Turtle 1 and Turtle 2

Discussions about the testing and simulation of mechanical trading systems using historical data and other methods. Trading Blox Customers should post Trading Blox specific questions in the Customer Support forum.
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Bruce
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Turtle 1 and Turtle 2

Post by Bruce » Tue Jan 27, 2004 2:55 pm

Does it make any sense to run these two systems at the same time? It seems that Turtle One has the "fail safe" breakout option. With that in place and running Turtle 2, would they not be basically duplicating themselves at the 55 period breakout? :?: Or am I missing something obvious?

Forum Mgmnt
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Post by Forum Mgmnt » Tue Jan 27, 2004 3:24 pm

Bruce,

They are different systems. But I wouldn't necessarily constrain yourself to whatever we did 20 years ago. Build the best systems you can independently and then mix a few of them together and see what happens.

The more dissimilar the systems are the better they will mix.

I personally wouldn't trade more than one Turtle-type breakout system unless they were using very different timeframes.

- Forum Mgmnt

Bruce
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Post by Bruce » Tue Jan 27, 2004 3:54 pm

Thanks Forum Mgmnt, it appears the higher MAR's can be achieved by going with the smaller demo portfolio rather than the origina larger turtle portfolio. I assume this demo portfolio was selected because these futures are more trending than the Turtle portfolio? (more of a curved fit?)

I wanted to get your thoughts on the practicality of that in real life. My personal CTA uses large portfolios to reduce risk and obviously for more oportunites to catch a trend.

Is it likly that the original turtle program was a low MAR system (even though very successful)?

Thanks for your help, and by the way I do love this software. :D --Bruce

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Post by Bruce » Tue Jan 27, 2004 11:02 pm

Hi Curitis, any thoughts on this portfolio discussion?

d-g
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Post by d-g » Tue Jan 27, 2004 11:12 pm

Bruce,

The Demo portfolio was chosen beacuse it gave good results with the sample parameters, and because those results could be optimized by modifying the parameters. We used this set for our demo version, with a step by step guide to parameter optimization.

For investing you would want to pick a basket of markets that you are comfortable trading. You would want liquid instruments, and the more diverse the better. Remember that the portfolio that tests the best beause it has the best trends over the past two decades does not neccessarily mean they will have the best trends over the next two.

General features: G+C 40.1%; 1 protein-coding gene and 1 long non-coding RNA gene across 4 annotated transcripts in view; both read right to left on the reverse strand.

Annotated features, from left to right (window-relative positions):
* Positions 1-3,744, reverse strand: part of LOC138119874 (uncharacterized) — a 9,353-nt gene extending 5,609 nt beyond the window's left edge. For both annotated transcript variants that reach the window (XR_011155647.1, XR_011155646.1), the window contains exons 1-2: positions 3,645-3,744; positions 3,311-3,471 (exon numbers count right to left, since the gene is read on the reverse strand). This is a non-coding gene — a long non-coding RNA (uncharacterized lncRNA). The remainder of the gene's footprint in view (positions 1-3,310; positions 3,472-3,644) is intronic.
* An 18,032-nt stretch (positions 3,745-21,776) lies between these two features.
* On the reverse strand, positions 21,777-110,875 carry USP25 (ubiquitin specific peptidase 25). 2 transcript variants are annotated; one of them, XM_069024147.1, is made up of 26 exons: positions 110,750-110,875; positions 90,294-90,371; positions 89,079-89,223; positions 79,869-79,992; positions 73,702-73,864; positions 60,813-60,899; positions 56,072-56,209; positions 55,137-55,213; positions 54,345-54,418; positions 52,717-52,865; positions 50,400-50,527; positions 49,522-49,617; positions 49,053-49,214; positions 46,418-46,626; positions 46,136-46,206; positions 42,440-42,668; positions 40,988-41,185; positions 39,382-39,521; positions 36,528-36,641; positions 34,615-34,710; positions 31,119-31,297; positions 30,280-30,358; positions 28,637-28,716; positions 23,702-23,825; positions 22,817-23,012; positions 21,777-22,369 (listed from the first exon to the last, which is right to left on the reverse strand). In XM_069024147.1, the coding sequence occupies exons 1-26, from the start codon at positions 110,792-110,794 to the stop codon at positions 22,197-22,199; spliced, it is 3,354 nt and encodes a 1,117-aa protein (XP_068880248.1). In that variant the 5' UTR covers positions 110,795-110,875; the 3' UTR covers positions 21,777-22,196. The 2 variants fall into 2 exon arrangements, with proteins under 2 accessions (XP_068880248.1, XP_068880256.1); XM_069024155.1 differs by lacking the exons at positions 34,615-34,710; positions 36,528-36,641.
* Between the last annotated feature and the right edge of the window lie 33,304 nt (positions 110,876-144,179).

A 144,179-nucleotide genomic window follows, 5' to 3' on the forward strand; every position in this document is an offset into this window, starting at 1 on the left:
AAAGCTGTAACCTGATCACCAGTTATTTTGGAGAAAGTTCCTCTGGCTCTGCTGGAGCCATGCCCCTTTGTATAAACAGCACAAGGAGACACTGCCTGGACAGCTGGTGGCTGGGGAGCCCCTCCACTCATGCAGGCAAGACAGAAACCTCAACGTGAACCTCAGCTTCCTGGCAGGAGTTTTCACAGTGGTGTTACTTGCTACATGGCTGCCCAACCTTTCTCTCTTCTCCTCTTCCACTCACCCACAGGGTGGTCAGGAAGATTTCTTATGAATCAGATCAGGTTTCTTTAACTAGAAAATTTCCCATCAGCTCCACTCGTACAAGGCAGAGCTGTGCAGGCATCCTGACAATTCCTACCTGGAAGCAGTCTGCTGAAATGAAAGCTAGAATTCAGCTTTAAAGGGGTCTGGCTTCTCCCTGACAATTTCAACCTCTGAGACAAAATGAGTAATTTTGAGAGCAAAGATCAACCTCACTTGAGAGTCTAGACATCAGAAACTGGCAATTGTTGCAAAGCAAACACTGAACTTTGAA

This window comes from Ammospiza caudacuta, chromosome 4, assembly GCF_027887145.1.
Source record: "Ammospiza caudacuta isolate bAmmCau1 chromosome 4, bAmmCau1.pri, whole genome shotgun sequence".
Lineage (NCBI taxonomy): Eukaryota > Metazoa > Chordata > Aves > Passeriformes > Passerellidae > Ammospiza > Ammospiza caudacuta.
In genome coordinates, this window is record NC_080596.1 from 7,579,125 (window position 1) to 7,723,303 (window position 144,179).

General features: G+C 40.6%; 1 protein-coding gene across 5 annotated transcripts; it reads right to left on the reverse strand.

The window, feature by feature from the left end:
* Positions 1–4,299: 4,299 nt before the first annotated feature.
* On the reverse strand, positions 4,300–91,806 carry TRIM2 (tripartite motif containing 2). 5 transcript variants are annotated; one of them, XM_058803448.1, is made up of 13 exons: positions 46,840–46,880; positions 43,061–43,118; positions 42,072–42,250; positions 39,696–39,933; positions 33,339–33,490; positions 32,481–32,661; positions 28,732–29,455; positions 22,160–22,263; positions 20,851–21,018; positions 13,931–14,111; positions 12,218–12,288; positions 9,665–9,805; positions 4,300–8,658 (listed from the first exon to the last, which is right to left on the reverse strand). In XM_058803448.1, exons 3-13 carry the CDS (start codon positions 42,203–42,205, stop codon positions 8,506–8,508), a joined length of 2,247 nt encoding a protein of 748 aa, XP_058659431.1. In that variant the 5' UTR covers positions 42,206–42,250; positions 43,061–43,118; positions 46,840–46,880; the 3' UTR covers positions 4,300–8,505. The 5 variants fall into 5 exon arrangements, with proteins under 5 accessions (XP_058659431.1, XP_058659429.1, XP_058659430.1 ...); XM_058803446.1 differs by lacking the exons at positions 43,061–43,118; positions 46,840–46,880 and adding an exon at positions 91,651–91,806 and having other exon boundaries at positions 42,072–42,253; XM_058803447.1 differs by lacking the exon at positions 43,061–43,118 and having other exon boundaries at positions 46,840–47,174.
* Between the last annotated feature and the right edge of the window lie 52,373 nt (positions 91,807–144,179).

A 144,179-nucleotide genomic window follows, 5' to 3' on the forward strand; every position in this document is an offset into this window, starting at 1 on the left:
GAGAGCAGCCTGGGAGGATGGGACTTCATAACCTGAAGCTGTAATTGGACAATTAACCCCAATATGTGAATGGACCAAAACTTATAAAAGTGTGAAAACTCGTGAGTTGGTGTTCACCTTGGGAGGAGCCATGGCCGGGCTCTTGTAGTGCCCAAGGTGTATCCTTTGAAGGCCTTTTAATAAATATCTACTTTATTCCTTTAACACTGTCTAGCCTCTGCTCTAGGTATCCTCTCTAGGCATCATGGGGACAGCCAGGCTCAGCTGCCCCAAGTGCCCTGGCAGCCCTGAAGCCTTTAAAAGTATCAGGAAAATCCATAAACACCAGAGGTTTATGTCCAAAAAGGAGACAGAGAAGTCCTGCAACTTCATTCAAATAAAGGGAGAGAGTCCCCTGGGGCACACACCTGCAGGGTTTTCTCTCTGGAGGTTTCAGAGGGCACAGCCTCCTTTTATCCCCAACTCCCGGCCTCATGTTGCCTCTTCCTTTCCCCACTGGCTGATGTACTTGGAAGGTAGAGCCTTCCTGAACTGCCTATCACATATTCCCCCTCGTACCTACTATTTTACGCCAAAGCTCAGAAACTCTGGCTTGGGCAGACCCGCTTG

Ideally you want to find a combination of system parameters that works well, and allows you to vary the portfolio and achieve consistently good results, while minimizing drawdowns.

Bruce
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Post by Bruce » Tue Jan 27, 2004 11:20 pm

Hi Dan,

I completely understand what you are saying. I guess a better question might be, what is an acceptable MAR for a system based on the basket of futures being used? That is why I was asking if c.f. had any idea of what the Original Turtle system MAR might have been so I could use that as a benchmark.

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Post by Forum Mgmnt » Wed Jan 28, 2004 4:12 am

Bruce,

There are no easy answers to your questions about portfolios and MAR. MAR is funny thing, most traders would be happy with real-life trading MARs above 1.3 to 1.5. Most CTAs have MARs much lower than 1.0. As a Turtle, my MAR was probably 1.3 to 1.4 but we didn't care about open equity drawdowns at all, so we didn't even look at MAR.

In testing, it depends how realistic your assumptions are and how much optimization has been done. Everyone's expectation of reasonable MARs has dropped over the last year as some of the popular strategies that historical had a MAR of 2.4 to 3.0 had a drawdown that exceeded their historical maximum dropping the MAR down to much less than 2.0.

High MARs also appear to be easier to get if you are willing to accept a higher drawdown, but that carries additional risks. It's harder to get a MAR of 2.0 with a drawdown of 20% than with a drawdown of 35% with most long-term systems.

Also MAR is not the definitive measure. There are other things you should look at.

We've had quite a few discussions about these issues here. If you haven't already had a chance to read them, search for Portfolio or Measure using the Search link at the top of the page. If you still have some questions after reading them you can post specific questions in one of those topics.

The Demo portfolio was not selected using methods I would recommend for trading. It was selected to make some specific points for the tutorial that was built for the Demo project.

I think it makes sense to select your portfolio independently of your trading system based on the type of system it is. I select based on liquidity first, then on diversification. I don't recommend doing a lot of optimization of your portfolio through testing.

- Forum Mgmnt

P.S. I'm glad you like the software. Wait till you see 2.0 :wink:

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